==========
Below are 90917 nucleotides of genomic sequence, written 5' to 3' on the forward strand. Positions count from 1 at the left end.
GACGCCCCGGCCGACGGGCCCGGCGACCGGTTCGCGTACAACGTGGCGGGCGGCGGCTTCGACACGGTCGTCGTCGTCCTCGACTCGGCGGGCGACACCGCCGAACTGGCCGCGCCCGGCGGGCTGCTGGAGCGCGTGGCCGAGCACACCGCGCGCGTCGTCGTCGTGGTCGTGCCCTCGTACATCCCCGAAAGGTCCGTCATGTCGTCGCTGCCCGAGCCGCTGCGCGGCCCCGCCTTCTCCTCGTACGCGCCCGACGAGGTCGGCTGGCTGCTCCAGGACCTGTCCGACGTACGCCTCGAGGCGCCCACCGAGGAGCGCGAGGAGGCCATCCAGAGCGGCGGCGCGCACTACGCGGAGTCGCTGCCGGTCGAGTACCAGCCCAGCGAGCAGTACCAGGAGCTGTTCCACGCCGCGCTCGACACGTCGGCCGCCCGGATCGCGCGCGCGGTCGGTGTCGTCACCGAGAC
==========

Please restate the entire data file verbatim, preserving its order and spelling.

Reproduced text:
Below are 90917 nucleotides of genomic sequence, written 5' to 3' on the forward strand. Positions count from 1 at the left end.
GACGCCCCGGCCGACGGGCCCGGCGACCGGTTCGCGTACAACGTGGCGGGCGGCGGCTTCGACACGGTCGTCGTCGTCCTCGACTCGGCGGGCGACACCGCCGAACTGGCCGCGCCCGGCGGGCTGCTGGAGCGCGTGGCCGAGCACACCGCGCGCGTCGTCGTCGTGGTCGTGCCCTCGTACATCCCCGAAAGGTCCGTCATGTCGTCGCTGCCCGAGCCGCTGCGCGGCCCCGCCTTCTCCTCGTACGCGCCCGACGAGGTCGGCTGGCTGCTCCAGGACCTGTCCGACGTACGCCTCGAGGCGCCCACCGAGGAGCGCGAGGAGGCCATCCAGAGCGGCGGCGCGCACTACGCGGAGTCGCTGCCGGTCGAGTACCAGCCCAGCGAGCAGTACCAGGAGCTGTTCCACGCCGCGCTCGACACGTCGGCCGCCCGGATCGCGCGCGCGGTCGGTGTCGTCACCGAGAC